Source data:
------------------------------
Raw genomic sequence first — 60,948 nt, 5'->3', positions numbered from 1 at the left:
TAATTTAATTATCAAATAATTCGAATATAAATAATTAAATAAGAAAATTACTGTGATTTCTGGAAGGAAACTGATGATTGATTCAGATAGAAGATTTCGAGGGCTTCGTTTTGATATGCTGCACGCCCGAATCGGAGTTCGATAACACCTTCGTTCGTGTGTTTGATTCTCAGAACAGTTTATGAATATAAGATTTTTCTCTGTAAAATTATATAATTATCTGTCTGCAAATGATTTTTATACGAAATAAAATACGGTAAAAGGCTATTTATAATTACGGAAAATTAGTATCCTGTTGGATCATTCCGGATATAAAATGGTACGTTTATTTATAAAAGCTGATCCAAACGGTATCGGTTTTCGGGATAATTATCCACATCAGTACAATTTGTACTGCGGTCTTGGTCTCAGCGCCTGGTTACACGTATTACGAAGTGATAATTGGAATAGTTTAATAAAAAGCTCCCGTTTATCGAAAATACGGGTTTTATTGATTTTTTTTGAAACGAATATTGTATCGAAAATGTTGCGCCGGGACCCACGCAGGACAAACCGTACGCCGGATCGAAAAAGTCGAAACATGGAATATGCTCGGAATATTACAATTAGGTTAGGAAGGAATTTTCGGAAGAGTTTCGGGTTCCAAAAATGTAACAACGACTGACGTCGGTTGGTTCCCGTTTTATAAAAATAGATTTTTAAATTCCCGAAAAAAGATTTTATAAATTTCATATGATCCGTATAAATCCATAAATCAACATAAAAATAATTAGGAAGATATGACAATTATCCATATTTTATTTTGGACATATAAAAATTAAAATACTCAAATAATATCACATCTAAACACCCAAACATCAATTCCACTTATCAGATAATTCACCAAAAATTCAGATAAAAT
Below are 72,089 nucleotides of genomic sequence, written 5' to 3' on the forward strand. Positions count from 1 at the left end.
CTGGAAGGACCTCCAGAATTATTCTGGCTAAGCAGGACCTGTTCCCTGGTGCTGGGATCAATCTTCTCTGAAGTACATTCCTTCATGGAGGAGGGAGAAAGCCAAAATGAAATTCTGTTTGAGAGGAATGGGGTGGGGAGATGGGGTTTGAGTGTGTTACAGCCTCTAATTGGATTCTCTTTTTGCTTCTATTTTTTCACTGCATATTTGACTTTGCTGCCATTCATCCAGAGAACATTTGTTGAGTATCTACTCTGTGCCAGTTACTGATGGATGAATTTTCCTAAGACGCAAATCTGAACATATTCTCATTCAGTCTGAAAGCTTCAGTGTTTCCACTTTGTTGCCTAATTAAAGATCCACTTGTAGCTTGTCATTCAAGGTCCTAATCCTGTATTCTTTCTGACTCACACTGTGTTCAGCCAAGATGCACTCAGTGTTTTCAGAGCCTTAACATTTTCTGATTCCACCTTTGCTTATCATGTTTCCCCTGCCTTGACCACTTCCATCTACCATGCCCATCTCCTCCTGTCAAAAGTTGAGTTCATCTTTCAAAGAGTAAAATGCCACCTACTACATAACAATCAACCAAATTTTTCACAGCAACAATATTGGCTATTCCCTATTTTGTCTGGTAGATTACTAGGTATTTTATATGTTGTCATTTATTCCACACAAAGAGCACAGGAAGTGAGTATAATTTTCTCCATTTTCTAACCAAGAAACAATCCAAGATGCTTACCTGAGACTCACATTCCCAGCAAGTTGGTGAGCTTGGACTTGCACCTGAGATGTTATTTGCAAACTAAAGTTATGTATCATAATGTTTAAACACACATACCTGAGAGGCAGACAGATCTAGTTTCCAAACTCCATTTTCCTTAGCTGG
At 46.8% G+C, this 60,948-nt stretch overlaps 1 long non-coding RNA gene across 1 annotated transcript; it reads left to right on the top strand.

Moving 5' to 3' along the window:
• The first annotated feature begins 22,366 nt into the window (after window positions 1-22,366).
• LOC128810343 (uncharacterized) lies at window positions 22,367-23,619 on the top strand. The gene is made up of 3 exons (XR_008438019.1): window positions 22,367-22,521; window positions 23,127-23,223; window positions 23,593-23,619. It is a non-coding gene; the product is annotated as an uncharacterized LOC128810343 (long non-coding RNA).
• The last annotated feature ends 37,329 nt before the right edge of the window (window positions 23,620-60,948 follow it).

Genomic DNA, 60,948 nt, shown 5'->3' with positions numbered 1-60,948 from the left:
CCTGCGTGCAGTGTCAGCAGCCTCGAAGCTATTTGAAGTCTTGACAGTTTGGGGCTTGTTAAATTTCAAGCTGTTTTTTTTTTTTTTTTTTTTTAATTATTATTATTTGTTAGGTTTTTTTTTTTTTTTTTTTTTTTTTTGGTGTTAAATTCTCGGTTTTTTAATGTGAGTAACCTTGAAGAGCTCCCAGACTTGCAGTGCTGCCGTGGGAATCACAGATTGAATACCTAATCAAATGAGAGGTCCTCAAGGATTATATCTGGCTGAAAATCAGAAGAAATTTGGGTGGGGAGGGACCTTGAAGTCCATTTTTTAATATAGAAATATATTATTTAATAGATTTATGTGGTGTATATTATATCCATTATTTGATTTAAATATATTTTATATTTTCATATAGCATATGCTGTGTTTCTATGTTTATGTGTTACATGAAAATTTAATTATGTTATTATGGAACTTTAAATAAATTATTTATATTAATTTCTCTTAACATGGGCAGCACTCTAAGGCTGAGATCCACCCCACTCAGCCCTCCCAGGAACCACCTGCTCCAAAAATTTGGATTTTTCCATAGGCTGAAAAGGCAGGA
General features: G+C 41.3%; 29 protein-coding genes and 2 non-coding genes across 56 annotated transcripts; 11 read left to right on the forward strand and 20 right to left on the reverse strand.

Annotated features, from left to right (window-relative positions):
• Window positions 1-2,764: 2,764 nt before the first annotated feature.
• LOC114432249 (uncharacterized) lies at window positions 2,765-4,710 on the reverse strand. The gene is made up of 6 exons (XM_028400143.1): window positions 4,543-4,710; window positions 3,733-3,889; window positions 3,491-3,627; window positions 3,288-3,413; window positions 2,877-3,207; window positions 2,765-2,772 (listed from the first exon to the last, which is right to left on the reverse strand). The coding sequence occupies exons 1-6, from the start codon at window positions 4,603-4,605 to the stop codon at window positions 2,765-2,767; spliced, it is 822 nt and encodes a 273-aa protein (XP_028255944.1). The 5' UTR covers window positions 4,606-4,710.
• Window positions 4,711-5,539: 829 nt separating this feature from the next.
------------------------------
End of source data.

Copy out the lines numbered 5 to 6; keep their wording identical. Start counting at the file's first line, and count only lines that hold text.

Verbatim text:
At 46.8% G+C, this 60,948-nt stretch overlaps 1 long non-coding RNA gene across 1 annotated transcript; it reads left to right on the top strand.

Moving 5' to 3' along the window: